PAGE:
When the ceremony began, there were already more people than the 60 chairs and the double marquee could accommodate. But the crowd numbers continued to swell and by the end there were close to 90 people there. Those present included the members of the Weikert Heritage Committee, MPs Penny Pratt and Geoff Brock, Mayor Allan Aughey,. Bishop Gregory O’Kelly SJ, Sr Brigitte Sipa, regional leader of Josephites in South Australia and Sister Monica Cavanagh, congregational leader of the Josephites for Australia. In her speech, Sr Monica evoked the strong connection of the cottage and the Sevenhill property to Saint Mary MacKillop, one of whose letters was discovered on the property and is now framed and on display in the main building.

Fr Quyen brought a memorable insight into the theme of journeys. “We are all pilgrims on a journey,” he said. “The first Jesuits as well as the Weikert family came here as pilgrims. I came from Vietnam and came out to Australia as a refugee.

Fr Rob Morris SJ and Provincial Fr Quyen Vu SJ during the blessing of each room of the cottage. Photo: David McMahon

“On any journey, whether it is physical or spiritual, we need to look back over our shoulder (or check the relevant app on our mobile devices!) to discern our own starting point. Why do we do that? The answer is simple. We do it in order to gauge not just how far we’ve come but also to take into account the obstacles that have been conquered along the way. When we take the time to create that perspective, we then truly appreciate how much has been achieved in the 175 years since the first Jesuits arrived in South Australia.

“Today is no different. The blessing and opening of the renovated Weikert Cottage reminds us to look back at the foundation of the Jesuit presence in Australia. This historic cottage was severely damaged by the Ash Wednesday bushfires of 1983. There are deeply significant Biblical overtones in this story. That was 40 years ago, and the number 40 is a recurring theme in the Bible, representing the most testing times.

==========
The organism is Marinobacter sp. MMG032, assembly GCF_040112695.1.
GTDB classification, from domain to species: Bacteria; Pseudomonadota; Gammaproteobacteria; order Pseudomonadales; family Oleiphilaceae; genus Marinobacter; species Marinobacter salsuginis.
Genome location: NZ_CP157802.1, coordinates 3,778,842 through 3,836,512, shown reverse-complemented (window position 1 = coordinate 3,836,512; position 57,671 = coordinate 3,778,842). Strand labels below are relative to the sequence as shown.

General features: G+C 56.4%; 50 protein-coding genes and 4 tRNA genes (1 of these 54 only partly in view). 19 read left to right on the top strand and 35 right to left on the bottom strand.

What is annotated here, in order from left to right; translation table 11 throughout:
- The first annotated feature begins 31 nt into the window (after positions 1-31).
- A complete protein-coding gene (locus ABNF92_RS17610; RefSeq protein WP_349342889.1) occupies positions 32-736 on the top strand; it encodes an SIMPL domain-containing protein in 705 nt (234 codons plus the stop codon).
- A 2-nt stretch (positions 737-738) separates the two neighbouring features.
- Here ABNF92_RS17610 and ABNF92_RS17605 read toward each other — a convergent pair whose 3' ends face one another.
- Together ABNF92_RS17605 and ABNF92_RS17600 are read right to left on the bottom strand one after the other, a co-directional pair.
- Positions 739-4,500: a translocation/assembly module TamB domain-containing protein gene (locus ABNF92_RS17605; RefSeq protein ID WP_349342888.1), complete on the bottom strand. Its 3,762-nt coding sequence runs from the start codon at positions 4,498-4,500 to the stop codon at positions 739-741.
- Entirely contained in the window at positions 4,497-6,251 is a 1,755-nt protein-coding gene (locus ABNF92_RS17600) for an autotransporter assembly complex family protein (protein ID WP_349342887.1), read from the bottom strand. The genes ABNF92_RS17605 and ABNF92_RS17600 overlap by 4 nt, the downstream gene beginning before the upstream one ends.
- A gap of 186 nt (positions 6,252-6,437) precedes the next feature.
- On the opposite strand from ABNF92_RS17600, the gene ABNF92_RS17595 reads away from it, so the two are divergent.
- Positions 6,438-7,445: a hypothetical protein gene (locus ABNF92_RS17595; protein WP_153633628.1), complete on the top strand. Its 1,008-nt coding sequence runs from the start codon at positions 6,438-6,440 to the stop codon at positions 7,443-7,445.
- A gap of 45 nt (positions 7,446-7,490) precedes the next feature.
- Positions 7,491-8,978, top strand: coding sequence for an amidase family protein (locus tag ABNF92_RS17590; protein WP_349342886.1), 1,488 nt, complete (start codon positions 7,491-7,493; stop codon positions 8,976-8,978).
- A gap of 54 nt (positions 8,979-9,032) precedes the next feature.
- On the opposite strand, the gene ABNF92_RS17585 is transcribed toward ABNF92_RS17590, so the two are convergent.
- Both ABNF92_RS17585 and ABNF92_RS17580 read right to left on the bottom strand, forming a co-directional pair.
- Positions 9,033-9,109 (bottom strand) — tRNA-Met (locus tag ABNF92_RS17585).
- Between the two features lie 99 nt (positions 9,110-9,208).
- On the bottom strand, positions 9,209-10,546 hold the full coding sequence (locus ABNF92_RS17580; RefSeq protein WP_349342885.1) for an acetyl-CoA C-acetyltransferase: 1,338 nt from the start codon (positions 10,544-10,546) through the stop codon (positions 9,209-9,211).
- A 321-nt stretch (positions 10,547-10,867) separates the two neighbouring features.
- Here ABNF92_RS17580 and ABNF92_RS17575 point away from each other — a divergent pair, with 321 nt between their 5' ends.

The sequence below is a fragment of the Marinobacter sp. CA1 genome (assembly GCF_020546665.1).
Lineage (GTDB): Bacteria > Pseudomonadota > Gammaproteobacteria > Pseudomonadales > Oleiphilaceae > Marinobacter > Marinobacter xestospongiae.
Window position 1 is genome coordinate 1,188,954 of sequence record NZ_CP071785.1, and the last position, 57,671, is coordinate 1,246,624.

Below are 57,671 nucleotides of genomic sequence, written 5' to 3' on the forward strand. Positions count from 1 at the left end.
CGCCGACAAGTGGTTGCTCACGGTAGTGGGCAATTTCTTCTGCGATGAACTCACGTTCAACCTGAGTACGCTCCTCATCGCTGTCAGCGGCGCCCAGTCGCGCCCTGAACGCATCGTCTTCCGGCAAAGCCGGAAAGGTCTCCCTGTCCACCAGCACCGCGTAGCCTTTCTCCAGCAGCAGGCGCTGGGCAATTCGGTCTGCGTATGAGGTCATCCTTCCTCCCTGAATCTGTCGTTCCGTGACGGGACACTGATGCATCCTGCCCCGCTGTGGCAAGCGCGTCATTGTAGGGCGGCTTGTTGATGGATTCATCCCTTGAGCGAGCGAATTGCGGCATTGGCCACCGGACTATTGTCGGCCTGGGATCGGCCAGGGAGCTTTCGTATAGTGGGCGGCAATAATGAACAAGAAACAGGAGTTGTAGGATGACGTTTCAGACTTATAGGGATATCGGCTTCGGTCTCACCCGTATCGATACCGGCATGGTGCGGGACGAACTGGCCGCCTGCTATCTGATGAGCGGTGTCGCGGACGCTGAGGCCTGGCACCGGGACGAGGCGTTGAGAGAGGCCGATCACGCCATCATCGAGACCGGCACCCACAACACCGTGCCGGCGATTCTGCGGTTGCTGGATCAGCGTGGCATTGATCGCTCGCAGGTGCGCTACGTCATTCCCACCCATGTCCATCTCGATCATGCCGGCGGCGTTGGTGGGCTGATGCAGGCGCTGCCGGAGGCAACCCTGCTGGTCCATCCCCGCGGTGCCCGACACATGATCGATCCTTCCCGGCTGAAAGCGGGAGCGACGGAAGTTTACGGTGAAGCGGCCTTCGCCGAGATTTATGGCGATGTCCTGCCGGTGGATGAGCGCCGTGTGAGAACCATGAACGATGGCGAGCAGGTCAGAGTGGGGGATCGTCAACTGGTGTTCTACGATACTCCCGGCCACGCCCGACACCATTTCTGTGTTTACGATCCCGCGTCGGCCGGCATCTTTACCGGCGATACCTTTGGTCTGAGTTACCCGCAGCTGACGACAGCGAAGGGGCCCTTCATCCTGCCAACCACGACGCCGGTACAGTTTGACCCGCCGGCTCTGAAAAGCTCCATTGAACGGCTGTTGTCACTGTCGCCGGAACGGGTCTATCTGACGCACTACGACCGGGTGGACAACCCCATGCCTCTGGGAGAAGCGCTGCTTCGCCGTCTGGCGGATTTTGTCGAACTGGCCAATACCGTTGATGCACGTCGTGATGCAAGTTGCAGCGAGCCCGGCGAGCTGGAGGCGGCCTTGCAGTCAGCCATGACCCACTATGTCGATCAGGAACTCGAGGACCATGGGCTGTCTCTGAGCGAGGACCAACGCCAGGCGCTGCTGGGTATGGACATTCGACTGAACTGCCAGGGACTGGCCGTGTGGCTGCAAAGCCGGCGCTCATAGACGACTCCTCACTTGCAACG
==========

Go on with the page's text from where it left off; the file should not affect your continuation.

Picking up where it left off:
“Jesus spent 40 days fasting and praying in the desert after being baptised in the Jordan and as he prepared for his life’s mission. Moses spent 40 days in prayer and fasting as he asked God to pardon his people. And surely 40 years must have seemed like an eternity for the people of Israel who traversed the desert as they waited to enter the Promised Land.

“But today, in a very different scenario from the sorrow and devastation of the Ash Wednesday fires, we are all here to celebrate what has been accomplished. The rebuilding of Weikert Cottage, completed in early 2020, has ensured that its religious and historic significance has been honoured and protected. This was not just due to the support of the Jesuits; it reminds us of the donations that came in, the many fundraising efforts and the tireless work by a small but deeply committed local committee behind the scenes that made it possible.”

One of the most touching moments – completely spontaneous and unrehearsed – came while Aunty Angelina Harradine-Buckskin was speaking in her conversational yet relatable style. “I hope that we can walk forward together,” she said, “from this moment as we take the next breath.” After her son-in-law and husband had performed on their didgeridoos, she said, “This sound is to honour our Ngadjuri people and how we move forward as men and women together.”

Then she gestured to Sr Monica and invited her, literally, into her arms. After they had embraced, Aunty Angelina smiled and quipped, “How times have changed, eh!”

After the ceremony was over, there was another unintended Biblical parallel that was perfectly relevant. While the estimates of the number of attendees had varied from about 25 to 40, the catering had been done with about 60 people in mind. However, with almost 90 people, no one went hungry or thirsty. You could say, perhaps, that it was Sevenhill’s adaptation of the miracle of the loaves and the fishes.

By David McMahon, Communications Manager, Society of Jesus in Australia

Feature panorama photo of Weikert Cottage by David McMahon.

Weikert Cottage

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Aunty Angelina Harradine-Buckskin. Photo: David McMahon.